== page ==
by Walter Chaw The sort of box set that horror fans and film historians slaver over (though Sino-Western ambassadors probably aren't too pleased about), Blue Underground's exceptionally, reverently remastered four-disc "Christopher Lee Collection" gathers four obscure Lee pictures--The Blood of Fu Manchu, The Castle of Fu Manchu, Circus of Fear, and The Bloody Judge--in presentations so vibrant and beautiful that they're almost enough to distract from the uniform tediousness of the films themselves. A little like avant-garde cinema, these pictures--all but one (Circus of Fear) directed by the notoriously, appallingly untalented Jess Franco--function better as theory than fact, unfolding on staid soundstage environments with single camera set-ups, stock footage, and jump cuts, and squandering, for the most part, the magisterial presence and delivery of Lee. (For the record, a lethal drinking game could probably be devised around the number of times Franco zooms to different parts of the same shot to avoid the inconvenience of relighting or moving the camera around.)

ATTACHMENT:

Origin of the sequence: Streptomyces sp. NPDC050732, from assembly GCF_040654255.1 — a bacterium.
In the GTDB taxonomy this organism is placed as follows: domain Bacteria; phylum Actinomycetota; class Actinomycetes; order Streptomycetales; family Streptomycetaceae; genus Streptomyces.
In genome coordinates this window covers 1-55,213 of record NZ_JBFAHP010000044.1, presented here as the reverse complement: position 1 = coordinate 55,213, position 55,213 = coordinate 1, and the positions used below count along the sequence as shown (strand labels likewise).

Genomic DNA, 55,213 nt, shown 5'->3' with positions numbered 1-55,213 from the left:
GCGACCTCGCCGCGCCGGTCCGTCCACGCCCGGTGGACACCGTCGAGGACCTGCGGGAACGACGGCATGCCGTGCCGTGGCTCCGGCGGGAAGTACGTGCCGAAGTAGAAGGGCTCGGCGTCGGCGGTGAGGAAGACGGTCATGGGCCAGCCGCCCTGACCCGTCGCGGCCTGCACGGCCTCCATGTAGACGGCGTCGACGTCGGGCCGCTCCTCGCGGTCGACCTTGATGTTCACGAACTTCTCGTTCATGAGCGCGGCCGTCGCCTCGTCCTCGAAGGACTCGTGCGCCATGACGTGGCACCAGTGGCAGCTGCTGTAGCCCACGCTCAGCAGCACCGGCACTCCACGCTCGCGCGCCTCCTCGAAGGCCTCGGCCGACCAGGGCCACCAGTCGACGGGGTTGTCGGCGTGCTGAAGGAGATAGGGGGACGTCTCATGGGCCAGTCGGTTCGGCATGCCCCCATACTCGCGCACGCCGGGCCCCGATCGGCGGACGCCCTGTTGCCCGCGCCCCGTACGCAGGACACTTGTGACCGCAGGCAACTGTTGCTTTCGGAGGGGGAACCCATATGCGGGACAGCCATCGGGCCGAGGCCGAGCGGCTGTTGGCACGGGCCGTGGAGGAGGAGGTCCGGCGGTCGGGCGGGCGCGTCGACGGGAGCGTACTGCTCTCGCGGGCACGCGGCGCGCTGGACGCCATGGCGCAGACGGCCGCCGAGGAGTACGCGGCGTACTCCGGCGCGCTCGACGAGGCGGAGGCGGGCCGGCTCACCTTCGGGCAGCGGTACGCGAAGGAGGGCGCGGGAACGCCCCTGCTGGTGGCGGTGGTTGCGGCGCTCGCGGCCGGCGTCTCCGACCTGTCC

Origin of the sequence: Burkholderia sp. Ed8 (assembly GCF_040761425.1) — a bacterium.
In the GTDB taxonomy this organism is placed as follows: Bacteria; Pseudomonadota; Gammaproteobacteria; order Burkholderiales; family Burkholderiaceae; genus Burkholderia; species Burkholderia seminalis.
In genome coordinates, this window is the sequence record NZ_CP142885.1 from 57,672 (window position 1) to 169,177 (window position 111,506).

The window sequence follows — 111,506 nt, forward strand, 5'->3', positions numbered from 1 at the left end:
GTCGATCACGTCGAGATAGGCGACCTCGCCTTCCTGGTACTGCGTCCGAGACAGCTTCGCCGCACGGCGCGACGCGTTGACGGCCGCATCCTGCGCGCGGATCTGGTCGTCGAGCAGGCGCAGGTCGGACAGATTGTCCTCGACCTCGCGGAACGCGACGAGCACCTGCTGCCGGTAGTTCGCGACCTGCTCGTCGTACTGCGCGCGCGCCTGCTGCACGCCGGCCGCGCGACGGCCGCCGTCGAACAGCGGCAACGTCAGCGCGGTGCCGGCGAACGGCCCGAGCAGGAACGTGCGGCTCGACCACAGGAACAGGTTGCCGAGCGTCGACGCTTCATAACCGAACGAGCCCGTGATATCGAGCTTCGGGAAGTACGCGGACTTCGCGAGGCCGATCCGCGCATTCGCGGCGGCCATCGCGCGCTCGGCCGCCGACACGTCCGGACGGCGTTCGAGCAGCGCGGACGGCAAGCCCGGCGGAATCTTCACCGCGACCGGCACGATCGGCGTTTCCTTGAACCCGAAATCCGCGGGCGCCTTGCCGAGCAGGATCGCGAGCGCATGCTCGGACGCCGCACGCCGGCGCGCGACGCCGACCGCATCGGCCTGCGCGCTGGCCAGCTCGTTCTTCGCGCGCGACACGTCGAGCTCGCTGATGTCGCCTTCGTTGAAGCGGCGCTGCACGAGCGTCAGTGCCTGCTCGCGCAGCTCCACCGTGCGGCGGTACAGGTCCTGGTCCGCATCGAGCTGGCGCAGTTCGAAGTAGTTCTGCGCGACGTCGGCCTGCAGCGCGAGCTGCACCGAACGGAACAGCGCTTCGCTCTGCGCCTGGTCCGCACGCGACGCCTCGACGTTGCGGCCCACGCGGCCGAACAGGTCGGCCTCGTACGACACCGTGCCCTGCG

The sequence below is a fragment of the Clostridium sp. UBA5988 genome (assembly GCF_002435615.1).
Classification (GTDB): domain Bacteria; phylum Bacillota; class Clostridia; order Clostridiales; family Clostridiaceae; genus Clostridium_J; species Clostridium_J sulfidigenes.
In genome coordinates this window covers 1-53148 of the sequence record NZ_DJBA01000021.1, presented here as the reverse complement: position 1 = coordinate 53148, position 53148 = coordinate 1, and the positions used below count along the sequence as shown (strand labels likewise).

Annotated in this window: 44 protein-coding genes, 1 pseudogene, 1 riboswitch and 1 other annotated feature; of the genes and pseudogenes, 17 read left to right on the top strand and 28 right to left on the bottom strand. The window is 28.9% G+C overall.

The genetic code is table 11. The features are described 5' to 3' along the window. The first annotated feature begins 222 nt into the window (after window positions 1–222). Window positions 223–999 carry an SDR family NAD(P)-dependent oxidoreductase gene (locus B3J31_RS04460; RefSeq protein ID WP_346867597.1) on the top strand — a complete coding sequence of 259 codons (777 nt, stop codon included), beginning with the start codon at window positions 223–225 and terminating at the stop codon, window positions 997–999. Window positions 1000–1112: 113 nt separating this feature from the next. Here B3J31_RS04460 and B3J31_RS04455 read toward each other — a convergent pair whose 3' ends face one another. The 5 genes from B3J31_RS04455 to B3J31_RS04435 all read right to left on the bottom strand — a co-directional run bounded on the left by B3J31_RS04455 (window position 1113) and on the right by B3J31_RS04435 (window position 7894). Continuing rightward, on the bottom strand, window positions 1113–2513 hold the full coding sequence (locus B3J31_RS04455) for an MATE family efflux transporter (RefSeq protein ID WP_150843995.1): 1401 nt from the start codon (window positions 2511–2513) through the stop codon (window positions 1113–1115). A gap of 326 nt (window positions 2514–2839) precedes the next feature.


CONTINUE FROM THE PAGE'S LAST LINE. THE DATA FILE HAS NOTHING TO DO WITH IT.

*½/**** Image A Sound A starring Sean Penn, Idris Elba, Ray Winstone, Javier Bardem screenplay by Don McPherson, Pete Travis, Sean Penn, based on the novel The Prone Gunman by Jean-Patrick Manchette directed by Pierre Morel
by Bill Chambers Sean Penn seems like the last guy who would walk into his agent's office and say, "Give me the Liam Neeson™," because his work doesn't operate on that kind of cynicism. Even I Am Sam, in which he courts an Oscar by playing mentally-challenged, fits neatly into a career whose primary auteurist concern has been the sanctity and fragility of daughters' lives (see also: The Crossing Guard, The Pledge, 21 Grams, and Mystic River). So it's reassuring, sort of, to see him use The Gunman as a pulpit for his humanitarian concerns (presuming I've correctly extrapolated the political firebrand's credited contribution to the screenplay), but there is a disappointing transparency to the character, as if he's afraid that reinventing himself too much in the Neeson mold will reveal, God forbid, a desire to stay popular in a profession he has threatened to quit numerous times. In The Gunman, one of our most transformative actors--a guy who as recently as 2011 turned himself into the spitting image of The Cure's Robert Smith and affected a childlike drawl for the length of a feature--comports himself with a tedious self-seriousness, makes time to surf, and smokes way too much to be a credible action hero. He's Sean Penn in all but name, and he's kind of a drag.
FREE ZONE */**** Image C- Sound B Extras F starring Natalie Portman, Hanna Laslo, Hiam Abbass written and directed by Amos Gitai
THE SECRET LIFE OF WORDS *½/**** Image A- Sound B+ starring Sarah Polley, Tim Robbins, Javier Cámara, Julie Christie written and directed by Isabel Coixet